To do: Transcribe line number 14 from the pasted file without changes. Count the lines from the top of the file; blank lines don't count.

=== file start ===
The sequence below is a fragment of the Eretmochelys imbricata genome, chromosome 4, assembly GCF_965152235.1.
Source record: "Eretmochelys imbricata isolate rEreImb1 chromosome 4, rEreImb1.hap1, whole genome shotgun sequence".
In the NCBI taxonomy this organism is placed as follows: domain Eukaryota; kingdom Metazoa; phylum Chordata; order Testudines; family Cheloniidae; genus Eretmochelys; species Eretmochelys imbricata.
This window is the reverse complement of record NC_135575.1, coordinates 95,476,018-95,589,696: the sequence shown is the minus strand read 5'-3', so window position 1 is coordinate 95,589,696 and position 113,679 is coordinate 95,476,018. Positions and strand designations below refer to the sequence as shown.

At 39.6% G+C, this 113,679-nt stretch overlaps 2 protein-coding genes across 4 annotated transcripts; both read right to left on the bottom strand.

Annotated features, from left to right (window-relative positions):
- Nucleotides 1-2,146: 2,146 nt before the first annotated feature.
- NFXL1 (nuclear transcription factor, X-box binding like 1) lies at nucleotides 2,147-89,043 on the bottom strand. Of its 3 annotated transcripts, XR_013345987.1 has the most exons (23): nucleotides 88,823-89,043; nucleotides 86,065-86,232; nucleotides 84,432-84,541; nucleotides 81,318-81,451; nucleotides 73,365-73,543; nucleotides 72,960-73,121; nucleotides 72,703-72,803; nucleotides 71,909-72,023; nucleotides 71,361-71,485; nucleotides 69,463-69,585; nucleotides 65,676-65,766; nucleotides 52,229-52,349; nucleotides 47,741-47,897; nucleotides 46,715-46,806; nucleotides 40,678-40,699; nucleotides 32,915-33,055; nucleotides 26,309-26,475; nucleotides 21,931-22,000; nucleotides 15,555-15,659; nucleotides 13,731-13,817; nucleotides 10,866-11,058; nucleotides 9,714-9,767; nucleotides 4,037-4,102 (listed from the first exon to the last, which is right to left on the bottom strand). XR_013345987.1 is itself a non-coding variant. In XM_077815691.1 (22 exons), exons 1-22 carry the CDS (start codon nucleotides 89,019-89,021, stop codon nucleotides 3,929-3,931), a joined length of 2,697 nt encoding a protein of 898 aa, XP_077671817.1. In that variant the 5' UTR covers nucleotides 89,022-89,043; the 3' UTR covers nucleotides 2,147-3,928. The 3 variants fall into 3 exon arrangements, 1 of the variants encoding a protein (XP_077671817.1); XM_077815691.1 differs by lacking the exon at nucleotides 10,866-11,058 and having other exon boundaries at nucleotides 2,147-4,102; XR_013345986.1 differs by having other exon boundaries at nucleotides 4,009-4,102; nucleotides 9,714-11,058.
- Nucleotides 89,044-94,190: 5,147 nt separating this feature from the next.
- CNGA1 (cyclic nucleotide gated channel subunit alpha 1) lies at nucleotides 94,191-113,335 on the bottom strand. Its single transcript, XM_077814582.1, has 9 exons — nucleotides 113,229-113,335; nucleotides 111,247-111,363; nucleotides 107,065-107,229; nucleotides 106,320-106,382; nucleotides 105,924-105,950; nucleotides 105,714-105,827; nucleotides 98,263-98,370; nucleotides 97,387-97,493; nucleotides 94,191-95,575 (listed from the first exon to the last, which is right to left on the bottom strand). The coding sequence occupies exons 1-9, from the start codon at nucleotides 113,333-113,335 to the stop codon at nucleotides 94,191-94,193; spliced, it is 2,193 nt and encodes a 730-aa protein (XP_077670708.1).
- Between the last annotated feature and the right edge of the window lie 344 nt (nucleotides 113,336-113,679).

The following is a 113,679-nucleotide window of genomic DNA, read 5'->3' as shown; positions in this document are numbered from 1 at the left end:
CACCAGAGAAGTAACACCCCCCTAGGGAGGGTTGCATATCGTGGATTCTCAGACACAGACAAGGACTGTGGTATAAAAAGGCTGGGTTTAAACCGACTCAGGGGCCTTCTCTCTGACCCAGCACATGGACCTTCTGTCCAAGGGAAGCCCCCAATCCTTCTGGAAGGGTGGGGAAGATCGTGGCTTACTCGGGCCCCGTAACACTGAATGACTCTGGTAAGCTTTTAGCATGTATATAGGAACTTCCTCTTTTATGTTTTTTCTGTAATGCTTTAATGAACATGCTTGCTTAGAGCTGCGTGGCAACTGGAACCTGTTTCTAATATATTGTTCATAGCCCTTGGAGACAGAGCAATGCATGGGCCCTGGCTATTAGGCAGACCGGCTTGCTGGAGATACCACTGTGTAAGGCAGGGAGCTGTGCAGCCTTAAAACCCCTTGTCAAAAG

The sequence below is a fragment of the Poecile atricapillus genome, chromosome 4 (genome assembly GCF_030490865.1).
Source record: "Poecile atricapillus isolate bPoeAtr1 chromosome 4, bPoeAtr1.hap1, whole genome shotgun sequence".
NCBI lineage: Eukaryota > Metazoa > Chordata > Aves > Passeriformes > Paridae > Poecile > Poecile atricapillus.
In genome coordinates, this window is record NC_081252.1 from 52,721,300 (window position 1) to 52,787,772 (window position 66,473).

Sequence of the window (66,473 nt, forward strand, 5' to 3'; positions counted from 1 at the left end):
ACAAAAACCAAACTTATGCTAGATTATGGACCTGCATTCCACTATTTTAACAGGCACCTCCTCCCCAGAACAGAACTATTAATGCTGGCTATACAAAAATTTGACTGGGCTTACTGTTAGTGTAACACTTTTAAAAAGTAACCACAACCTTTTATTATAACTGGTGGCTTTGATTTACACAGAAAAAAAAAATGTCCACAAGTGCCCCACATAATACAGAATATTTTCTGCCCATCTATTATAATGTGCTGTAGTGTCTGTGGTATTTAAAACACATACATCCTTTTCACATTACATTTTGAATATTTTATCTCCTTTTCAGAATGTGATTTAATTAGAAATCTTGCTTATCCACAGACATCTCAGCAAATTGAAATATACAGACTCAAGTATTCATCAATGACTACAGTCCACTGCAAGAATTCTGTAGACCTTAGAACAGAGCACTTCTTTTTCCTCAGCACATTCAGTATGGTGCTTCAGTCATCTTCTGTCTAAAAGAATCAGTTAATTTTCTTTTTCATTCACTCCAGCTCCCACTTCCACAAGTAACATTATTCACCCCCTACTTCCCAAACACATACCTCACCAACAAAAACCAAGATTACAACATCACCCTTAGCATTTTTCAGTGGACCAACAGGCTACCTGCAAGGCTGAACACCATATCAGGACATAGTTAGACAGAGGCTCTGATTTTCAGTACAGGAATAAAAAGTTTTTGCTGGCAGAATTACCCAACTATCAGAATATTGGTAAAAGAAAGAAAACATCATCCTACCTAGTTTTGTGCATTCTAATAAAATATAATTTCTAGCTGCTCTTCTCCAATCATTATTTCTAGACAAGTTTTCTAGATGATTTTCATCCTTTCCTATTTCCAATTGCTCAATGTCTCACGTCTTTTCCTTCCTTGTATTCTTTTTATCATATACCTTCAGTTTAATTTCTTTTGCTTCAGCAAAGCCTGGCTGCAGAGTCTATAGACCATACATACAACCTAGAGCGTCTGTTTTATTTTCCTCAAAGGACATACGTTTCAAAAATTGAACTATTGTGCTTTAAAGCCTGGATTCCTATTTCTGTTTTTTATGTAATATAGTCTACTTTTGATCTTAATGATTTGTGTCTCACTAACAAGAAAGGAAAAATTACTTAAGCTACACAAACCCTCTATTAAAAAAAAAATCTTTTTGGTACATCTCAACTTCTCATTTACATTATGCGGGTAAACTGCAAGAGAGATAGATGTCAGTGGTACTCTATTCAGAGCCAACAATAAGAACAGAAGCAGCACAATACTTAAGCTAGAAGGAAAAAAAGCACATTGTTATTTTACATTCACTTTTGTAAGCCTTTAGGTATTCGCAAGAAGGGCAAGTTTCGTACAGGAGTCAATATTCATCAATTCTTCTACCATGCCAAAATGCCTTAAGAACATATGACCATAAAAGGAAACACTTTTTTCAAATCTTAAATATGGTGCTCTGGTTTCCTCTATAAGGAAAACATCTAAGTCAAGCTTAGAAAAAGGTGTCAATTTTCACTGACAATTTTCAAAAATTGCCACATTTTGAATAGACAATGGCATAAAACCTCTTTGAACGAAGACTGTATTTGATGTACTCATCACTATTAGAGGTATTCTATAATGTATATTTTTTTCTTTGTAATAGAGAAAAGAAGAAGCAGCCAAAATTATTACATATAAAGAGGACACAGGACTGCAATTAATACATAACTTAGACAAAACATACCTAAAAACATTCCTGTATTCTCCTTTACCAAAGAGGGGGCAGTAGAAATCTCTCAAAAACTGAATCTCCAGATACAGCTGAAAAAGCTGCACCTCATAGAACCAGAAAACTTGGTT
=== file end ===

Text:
The sequence below is a fragment of the Poecile atricapillus genome, chromosome 4 (genome assembly GCF_030490865.1).